As I began to write my editorial this month, I noticed my eight-year- old son quietly working away at preparing his Christmas list - and I'm sure he'll be checking it more than twice (just like I'm su...
As I began to write my editorial this month, I noticed my eight-year- old son quietly working away at preparing his Christmas list – and I’m sure he’ll be checking it more than twice (just like I’m sure that yellow Labrador he’s been lobbying for the last two years will be on it.)
So I thought I would follow his example and prepare my own wish list for the industry this coming year:
My first wish is that carriers and shippers find smarter alternatives to the below-cost pricing going on in some lanes.
The current shortage of freight is creating a bargain mentality when it comes to rate shopping. As Scott Johnston, president of Yanke Group, pointed out at our recent shipper-carrier roundtable, contracts in a lot of cases these days don’t seem to be worth the paper they’re written on. No sooner are they signed than the carrier finds there is rate action taking place and he’s back revisiting the customer. I fully understand shippers are also under considerable pressure during a slowing economy to reduce their costs. Transportation costs as a share of revenue can look pretty wonky when revenue is dropping. However, it’s wise for shippers to remember what another member of our roundtable, Bob Ballantyne, who as head of the Canadian Industrial Transportation Association speaks for some of the largest shippers in the country, advised: “You don’t do yourself any favours if your suppliers are losing money. We try to encourage our members to take a longer term view in dealing with carriers.”
For me that longer term view involves investing in technologies and practices -online dock scheduling, electronic tendering, capacity forecast sharing and incentive based contracts, to name a few – that help boost efficiencies for both the shipper and the carrier. And it also involves carriers adopting pricing strategies that are sophisticated enough to retain the competitiveness of their clients by doing away with rate volatility.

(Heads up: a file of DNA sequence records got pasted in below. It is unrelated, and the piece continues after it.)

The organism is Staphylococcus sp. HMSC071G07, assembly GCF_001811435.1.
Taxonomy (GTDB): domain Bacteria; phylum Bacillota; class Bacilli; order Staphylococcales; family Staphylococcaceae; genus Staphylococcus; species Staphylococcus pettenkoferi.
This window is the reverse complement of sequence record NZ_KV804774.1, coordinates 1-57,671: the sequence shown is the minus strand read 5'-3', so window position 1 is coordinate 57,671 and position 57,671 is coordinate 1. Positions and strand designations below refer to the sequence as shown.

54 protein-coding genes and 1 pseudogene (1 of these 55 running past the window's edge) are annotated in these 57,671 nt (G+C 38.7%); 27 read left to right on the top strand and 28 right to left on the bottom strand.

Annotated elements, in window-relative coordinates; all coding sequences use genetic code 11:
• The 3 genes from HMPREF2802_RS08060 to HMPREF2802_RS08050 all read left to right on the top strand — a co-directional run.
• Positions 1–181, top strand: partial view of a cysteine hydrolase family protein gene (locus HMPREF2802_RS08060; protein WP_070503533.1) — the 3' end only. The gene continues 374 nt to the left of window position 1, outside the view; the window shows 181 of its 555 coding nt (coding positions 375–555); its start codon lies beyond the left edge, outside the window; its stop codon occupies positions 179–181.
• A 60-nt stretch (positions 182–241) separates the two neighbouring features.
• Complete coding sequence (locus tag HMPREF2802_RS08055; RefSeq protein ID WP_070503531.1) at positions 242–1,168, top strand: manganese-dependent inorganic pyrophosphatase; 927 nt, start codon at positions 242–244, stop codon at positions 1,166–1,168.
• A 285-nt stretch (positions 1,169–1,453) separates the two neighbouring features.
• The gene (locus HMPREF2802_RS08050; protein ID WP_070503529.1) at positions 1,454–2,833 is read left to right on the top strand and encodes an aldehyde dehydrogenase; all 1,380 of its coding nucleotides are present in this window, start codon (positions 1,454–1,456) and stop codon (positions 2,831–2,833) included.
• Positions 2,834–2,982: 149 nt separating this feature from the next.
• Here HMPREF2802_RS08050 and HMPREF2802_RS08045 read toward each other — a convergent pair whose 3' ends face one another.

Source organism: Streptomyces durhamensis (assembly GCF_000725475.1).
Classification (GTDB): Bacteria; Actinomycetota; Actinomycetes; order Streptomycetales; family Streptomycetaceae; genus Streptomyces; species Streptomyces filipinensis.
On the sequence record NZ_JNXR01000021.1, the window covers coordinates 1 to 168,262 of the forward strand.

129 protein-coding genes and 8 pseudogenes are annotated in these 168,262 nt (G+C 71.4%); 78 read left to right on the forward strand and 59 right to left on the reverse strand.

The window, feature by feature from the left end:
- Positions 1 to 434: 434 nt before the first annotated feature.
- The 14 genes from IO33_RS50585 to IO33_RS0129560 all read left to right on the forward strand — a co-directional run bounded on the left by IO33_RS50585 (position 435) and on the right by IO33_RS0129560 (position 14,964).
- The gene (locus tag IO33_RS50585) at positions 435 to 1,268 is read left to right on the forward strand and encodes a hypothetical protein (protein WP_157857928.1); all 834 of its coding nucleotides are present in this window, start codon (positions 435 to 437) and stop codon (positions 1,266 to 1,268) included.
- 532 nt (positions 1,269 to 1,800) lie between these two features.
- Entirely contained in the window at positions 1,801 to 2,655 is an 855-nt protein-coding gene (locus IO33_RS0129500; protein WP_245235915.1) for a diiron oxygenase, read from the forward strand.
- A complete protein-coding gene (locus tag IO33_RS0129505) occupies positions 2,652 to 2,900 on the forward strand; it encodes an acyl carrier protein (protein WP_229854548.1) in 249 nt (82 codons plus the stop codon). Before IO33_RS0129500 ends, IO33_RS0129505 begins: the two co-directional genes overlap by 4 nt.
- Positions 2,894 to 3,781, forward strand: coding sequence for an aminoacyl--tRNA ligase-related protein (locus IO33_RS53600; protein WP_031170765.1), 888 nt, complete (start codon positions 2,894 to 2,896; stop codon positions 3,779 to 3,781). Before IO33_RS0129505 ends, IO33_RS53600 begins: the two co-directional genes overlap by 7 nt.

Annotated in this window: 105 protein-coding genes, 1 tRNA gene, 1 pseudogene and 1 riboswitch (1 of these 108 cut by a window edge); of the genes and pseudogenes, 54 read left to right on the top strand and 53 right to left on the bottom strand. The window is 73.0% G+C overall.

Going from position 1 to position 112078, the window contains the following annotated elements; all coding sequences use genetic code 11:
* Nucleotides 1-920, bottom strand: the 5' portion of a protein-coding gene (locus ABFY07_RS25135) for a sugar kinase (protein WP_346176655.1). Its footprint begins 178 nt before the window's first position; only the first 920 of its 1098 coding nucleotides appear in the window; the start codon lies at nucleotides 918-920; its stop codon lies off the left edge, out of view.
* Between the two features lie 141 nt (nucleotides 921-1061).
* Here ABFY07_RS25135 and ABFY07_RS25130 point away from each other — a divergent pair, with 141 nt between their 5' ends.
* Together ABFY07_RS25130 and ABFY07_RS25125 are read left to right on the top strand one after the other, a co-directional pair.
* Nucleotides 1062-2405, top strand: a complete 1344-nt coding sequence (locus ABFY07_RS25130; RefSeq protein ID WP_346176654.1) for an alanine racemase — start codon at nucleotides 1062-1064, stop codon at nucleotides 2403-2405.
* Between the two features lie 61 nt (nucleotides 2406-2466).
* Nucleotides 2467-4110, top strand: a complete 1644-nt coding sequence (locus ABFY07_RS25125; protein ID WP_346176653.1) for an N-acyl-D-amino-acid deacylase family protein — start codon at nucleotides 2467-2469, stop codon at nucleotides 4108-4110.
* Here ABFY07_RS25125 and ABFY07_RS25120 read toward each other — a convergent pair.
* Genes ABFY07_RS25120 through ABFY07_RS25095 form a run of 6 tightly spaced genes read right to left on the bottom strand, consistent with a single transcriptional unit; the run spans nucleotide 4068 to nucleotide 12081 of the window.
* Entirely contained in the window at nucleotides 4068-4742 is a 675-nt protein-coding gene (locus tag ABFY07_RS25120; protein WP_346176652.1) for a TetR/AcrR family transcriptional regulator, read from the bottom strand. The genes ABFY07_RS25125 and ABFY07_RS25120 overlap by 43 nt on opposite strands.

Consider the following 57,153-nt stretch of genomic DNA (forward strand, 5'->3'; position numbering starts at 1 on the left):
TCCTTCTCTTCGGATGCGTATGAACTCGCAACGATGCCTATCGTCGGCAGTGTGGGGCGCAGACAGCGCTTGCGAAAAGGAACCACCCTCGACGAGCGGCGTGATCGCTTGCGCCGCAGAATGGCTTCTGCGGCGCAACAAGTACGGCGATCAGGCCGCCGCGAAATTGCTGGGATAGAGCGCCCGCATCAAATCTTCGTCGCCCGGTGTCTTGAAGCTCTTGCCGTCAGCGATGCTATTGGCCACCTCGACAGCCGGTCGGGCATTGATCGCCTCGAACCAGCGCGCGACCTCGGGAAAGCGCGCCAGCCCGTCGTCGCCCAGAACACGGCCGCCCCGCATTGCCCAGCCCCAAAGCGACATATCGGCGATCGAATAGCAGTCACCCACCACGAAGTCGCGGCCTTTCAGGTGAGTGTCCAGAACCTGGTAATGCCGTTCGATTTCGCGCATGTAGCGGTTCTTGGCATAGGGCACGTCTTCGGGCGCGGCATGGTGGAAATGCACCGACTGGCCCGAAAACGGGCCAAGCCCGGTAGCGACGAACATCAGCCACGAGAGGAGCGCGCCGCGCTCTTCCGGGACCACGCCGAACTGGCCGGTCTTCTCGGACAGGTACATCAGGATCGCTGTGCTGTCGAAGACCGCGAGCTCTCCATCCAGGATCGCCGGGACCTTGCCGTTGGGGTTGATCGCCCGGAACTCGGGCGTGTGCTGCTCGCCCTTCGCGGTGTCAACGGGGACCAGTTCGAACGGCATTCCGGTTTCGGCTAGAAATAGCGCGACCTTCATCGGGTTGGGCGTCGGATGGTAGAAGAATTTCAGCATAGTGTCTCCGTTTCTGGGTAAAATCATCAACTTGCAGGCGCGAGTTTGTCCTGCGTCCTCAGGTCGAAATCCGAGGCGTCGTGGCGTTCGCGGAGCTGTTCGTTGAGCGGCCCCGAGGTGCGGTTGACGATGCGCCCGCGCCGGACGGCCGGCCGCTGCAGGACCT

My second wish is that the provinces considering backing away from their commitments to adopt Canada’s new standard for hours-of-service stop their small-time thinking and consider the good of the industry, and our country, as a whole.
As Canadian Trucking Alliance CEO David Bradley correctly points out:”From the outset of discussions more than 10 years ago to put a new hours-of-service rule in place, a fundamental -perhaps the most important -undertaking given to the trucking industry by the federal and provincial governments was that the new regulations would be uniformly applied across Canada as a National Safety Code standard instead of a hodge-podge of inconsistent provincial regulations.”
In this age of world trade, great countries have great transportation systems. Also-runs have transportation systems hampered by a patchwork of legislation that addresses regional needs while ignoring national aspirations. Which country do we want to be?
So Santa, if you can work on the wish list above, I’ll see what I can do about that yellow Lab. •